- The Washington Times - Monday, November 22, 2010

Al Gore’s most famous claimed invention, the Internet, has become a thorn in the side of the left. Online shopping protects consumers from having their pockets picked by the tax man. News and discussion forums have debunked various frauds from global warming to red-light cameras. Now congressional Democrats are leading the charge to give Washington a say in which websites ought to exist.

The Senate Judiciary Committee on Thursday approved legislation that would give the attorney general a virtual blank check to shut down any Internet site that he claims “has no demonstrable commercially significant purpose or use” other than copyright infringement. Committee Chairman Patrick J. Leahy, Vermont Democrat, introduced the bill handing the Obama administration the power to pull the plug on websites that contain no actual illegal material. It is sufficient that a site be declared guilty of “provision of a link or aggregated links to other sites” for a compliant judge to issue a take-down order. Bureaucrats at the Federal Trade Commission earlier this year claimed websites like the Drudge Report “use” copyrighted material by providing links to stories and that such sites might be taxed.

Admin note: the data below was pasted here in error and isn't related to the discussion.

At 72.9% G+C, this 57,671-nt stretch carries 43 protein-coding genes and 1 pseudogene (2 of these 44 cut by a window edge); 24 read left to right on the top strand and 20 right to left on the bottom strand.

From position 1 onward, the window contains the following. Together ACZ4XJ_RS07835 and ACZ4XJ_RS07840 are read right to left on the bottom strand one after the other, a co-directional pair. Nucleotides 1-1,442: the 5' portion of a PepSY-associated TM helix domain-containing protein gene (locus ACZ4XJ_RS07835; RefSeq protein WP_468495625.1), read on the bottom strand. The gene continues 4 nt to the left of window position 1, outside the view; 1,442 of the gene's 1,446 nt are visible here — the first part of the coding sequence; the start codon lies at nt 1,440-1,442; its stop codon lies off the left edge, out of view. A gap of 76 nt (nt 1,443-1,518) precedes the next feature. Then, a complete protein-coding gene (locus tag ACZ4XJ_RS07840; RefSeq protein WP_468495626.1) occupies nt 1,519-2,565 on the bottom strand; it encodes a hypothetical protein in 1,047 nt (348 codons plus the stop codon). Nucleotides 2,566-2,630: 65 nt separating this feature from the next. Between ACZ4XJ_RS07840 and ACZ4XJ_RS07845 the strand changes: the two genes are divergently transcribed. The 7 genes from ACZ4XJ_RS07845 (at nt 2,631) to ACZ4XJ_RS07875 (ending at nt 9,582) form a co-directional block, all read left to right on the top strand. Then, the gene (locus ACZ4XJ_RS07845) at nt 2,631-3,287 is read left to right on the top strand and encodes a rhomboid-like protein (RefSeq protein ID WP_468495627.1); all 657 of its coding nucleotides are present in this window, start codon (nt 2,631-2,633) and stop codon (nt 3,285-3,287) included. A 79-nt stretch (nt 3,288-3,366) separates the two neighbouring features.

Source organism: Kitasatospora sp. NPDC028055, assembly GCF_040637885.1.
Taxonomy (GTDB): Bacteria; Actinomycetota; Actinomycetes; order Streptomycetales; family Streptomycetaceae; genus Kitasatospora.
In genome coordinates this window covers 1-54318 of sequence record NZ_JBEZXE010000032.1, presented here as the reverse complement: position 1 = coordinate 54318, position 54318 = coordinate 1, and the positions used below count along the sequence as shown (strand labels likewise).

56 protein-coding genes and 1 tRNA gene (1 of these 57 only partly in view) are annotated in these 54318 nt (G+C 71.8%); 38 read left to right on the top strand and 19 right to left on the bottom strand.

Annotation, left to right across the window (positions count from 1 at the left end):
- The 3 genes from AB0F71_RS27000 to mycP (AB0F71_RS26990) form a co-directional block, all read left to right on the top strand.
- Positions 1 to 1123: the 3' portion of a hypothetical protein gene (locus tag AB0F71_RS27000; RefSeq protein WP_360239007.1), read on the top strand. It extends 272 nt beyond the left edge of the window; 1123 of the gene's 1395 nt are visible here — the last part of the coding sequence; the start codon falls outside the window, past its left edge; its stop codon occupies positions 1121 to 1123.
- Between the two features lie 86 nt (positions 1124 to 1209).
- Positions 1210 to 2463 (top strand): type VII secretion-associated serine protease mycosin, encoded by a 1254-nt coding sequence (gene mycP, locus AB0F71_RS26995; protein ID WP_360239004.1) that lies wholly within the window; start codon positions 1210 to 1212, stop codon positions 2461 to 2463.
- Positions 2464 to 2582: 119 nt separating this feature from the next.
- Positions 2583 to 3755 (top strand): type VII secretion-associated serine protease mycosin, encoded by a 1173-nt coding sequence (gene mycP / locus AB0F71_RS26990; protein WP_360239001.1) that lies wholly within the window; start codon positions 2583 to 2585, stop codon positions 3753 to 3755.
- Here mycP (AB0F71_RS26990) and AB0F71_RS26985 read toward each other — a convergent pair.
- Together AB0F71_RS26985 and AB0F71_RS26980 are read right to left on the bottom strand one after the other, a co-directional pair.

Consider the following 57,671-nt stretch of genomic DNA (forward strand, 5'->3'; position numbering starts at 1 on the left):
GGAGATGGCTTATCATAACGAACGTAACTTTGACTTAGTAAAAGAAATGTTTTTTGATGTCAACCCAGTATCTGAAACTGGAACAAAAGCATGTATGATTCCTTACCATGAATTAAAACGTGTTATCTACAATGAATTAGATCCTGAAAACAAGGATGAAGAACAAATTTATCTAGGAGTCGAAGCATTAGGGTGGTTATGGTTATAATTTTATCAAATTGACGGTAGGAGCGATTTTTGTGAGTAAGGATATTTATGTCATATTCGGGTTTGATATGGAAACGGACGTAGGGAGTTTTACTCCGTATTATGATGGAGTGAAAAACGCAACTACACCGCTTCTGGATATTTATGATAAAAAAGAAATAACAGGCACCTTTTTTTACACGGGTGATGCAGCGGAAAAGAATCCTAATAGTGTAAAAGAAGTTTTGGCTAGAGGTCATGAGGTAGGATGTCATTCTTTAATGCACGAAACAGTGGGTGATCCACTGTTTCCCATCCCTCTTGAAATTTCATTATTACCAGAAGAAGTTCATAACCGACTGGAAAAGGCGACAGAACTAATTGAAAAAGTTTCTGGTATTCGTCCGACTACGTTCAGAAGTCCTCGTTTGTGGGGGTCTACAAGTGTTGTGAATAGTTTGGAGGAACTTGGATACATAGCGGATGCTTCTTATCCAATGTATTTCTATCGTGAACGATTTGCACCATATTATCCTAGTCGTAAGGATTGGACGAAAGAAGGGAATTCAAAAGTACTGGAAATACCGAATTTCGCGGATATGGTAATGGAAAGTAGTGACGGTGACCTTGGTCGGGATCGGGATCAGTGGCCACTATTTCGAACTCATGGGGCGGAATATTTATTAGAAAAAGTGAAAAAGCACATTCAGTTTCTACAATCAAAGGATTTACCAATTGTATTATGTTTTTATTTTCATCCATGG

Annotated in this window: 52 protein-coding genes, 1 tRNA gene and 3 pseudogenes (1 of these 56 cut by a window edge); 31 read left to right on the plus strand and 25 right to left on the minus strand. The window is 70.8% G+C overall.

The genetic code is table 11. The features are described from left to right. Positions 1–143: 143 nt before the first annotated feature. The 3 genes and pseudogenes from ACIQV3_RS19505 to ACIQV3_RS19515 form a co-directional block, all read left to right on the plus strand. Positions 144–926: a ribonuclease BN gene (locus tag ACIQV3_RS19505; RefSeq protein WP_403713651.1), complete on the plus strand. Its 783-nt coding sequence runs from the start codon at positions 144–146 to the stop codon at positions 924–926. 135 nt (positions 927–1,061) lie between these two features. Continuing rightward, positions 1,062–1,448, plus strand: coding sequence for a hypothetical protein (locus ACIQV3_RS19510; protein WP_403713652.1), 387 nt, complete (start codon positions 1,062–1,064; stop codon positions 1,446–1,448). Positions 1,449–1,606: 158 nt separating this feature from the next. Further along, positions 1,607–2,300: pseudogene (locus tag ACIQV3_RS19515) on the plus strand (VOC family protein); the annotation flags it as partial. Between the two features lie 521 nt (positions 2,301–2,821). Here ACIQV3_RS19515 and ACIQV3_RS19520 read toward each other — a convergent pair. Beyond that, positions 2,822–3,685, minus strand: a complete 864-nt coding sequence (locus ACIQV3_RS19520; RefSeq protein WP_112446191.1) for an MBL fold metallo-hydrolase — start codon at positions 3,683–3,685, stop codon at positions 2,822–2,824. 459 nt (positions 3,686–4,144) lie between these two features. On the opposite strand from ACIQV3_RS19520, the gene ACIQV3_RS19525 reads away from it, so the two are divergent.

Were the attorney general to share this view, such sites could be taken down without a hearing or appeal. If that sounds a bit like how the Chinese government silences websites critical of the authoritarian regime, that’s because the mechanisms Mr. Leahy would put in place are very similar. Internet service providers (ISPs) and registrars would be forced to erase all traces of forbidden websites as if they had never existed. In what must be a first for a Democratic proposal, trial lawyers are cut out of the process as an ISP has immunity for actions “voluntarily taken” against sites it “reasonably believes” are involved in infringement. Vigilantism continues as the administration would encourage collection of anonymous tips recommending sites for termination. A special program would be set up “to receive information from the public about Internet sites that are dedicated to infringing activities.”

Such a dramatic violation of due process would ordinarily only be made in the name of fighting terrorism. Here, the measure is a transparent payoff to Hollywood moguls desperate to protect their obsolete business models. That’s why defeated members of Congress should not be allowed to sneak this legislation through the lame-duck session. No administration should have the ability to censor inconvenient speech.